School of Business.The idea had been

put on the back burner as John nurtured

a family and developed his career in

residential property development.

With a concentration in computer

information systems, Ryan said he was

prepared for the technological challenges

of a quickly evolving business.While a

marketing student in Bloomington and

after a medical scare, Kevin successfully

founded Circle of Life, a not-forprofit

scholarship program for young

cancer survivors.After graduation, he

worked for a year in marketing for the

Corporate Executive Board in Chicago.

He has plied those marketing skills

to launch and develop ClassWatch.

“The Kelley School of Business

provided a keystone foundation in the

8 Kelley magazine Summer 2008

Photos by Ann Schertz


Kelley Indianapolis supply chain program will have an

impact on students, industry BY DON HOLLIDAY

The supply chain management

program ended its first year at

Kelley Indianapolis by producing

its first graduates, awarding its first

scholarship and doubling the number

of undergraduate majors for next year.

“Your biggest fear when you create

a new major is what if you produce

graduates and there are no jobs,” said

Mark Frohlich, associate professor of

Operations Management.“Fortunately

our first graduates are getting a lot

of attention, and I feel confident this

will continue.”

Carol D’Amico, President and CEO

of Conexus Indiana, would agree because

manufacturing and distribution logistics

make up more than a third of Indiana’s

gross state product.“Our economy is

based on producing and moving goods

into the hands of customers around

the world,” said D’Amico.“We hear a

common refrain from employers in the

supply chain that they need qualified

people.To have the Kelley School launch

this undergraduate program is a step

forward for workforce and economic

development in Central Indiana.”

Another sign of the positive response

to this new undergraduate major was the

annual funding of a $10,000 scholarship

by the Indianapolis chapter of the

National Association of Purchasing

MacCauleys (continued)

development of business on both an

academic and a personal level,” Kevin

said.“As a top-notch program, you

are surrounded by not only the best

and brightest faculty and staff, but

the most caring and genuine.”

Ryan’s career at Pricewaterhouse-

Coopers came about because of an

internship facilitated through the school’s

career services office.As a consultant for

the accounting firm, Ryan worked with

companies facing numerous challenges

related to conducting online business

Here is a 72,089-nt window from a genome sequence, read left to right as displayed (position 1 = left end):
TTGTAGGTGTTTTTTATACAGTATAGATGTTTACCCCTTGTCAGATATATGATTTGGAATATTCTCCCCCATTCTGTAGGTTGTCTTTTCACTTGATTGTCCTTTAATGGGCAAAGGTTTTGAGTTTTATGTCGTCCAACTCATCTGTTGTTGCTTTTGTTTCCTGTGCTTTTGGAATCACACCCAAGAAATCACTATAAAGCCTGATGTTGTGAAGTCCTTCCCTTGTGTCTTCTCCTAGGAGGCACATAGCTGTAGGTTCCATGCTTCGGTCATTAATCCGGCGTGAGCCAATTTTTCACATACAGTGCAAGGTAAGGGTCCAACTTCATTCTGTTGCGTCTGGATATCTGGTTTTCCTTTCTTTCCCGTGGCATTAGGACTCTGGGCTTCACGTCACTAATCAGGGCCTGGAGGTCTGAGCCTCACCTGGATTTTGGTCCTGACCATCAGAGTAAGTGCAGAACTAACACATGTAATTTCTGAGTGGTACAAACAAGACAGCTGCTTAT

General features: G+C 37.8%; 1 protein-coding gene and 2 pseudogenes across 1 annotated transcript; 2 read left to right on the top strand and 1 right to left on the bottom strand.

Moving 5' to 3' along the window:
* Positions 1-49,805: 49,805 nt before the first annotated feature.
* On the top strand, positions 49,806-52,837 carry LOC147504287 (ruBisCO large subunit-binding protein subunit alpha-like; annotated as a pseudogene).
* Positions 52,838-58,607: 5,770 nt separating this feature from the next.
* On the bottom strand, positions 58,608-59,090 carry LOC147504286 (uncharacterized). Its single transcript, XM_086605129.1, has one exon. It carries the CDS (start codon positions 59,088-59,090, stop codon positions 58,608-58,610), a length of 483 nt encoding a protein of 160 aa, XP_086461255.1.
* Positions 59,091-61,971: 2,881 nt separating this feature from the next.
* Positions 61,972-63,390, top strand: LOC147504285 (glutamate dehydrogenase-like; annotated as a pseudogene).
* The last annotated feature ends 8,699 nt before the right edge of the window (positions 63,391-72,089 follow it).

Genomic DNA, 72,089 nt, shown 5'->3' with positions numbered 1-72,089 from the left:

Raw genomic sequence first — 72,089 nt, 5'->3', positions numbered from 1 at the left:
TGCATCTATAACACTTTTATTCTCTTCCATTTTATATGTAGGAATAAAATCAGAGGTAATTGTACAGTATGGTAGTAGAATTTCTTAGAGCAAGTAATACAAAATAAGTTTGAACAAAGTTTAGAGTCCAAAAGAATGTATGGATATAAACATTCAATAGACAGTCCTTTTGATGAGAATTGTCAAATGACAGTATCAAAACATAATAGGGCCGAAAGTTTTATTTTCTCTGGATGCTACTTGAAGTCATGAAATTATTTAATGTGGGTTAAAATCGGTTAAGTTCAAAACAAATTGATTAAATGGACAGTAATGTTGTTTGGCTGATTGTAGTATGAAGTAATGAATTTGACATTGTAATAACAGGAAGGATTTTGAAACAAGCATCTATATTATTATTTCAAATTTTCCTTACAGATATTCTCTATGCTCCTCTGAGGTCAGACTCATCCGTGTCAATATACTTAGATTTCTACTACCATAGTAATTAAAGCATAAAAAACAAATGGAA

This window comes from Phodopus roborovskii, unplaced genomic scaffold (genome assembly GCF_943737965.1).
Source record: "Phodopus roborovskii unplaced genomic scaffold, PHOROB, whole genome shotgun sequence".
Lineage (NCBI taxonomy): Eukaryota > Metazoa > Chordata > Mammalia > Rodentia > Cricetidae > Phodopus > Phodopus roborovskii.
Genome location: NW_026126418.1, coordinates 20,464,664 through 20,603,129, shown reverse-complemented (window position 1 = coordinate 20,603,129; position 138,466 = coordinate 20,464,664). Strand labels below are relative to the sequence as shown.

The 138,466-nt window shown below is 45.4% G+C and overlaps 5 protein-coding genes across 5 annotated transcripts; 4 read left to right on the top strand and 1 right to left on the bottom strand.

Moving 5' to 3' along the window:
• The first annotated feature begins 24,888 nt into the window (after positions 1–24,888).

securely and efficiently.“The technical

skills learned at the Kelley School

were instrumental in aiding companies

(to) solve complex issues,” he said.

Managers to help a student through

the two years in the program.The first

recipient is Sara Carter from Ladoga,

Indiana. (See related article on page

19.) “For a local chapter of a national

organization to make this type of

commitment is truly remarkable,” said

Mohan Tatikonda, associate professor

of Operations and Technology.

The curriculum for the degree is based

upon the “plan, source, make and deliver”

model common to the supply chain field.

The required courses include materials

planning, inventory management,

outsourcing strategies, operations processes

and physical distribution and logistics.

Explained Frohlich:“I think most people

are familiar with the logistics of moving

the product from the manufacturer out to

the next guy. However, if you don’t think

about what is coming in then, there is

nothing to make and nothing to go out. ”

Added Tatikonda,“ ‘Supply Chain’ can

mean different things to different people,

but when you stand back and look at

it, virtually all companies are a supply

chain organization.”

In addition to their coursework,

students will receive a Six Sigma Green

Belt.This is real-world experience

and interaction with local companies

that participate with the Kelley supply

chain program. Students are presented

“Networking with fellow business

school classmates continues today and

the courses in finance and accounting

give me confidence when dealing

with managers and executives in

the corporate world,” Ryan said.

As born-and-bred Hoosiers, Ryan and

Kevin said they always wanted to attend

Kelley.“The national reputation as a

top business school further finalized my

decision,” Ryan said.“In retrospect, the

resulting events in my professional life

exemplify the soundness in this decision.”

Kevin said he appreciated the caring

attitude of the Kelley School, particularly

Cynthia Rex, who served as his advisor

in the founding of Circle of Life.“From

with the opportunity to use tools

and techniques to improve processes

and reduce costs for these companies.

“This is very hot with supply chain

companies, and the fact that all our

graduates receive the Six Sigma Green

Belt really distinguishes our program

from others,” explained Tatikonda.

“I’m really impressed with the high

caliber of the undergrads and how they

approach these projects,” said Frohlich.

“They are hungry and aggressive.”

Both Frohlich and Tatikonda feel the

future is bright for the supply chain

management program. From five

undergraduate majors this year, the

program will grow to ten next year

and then reach 20 to 30 thereafter.

“In central Indiana alone, logistics

employment is projected to grow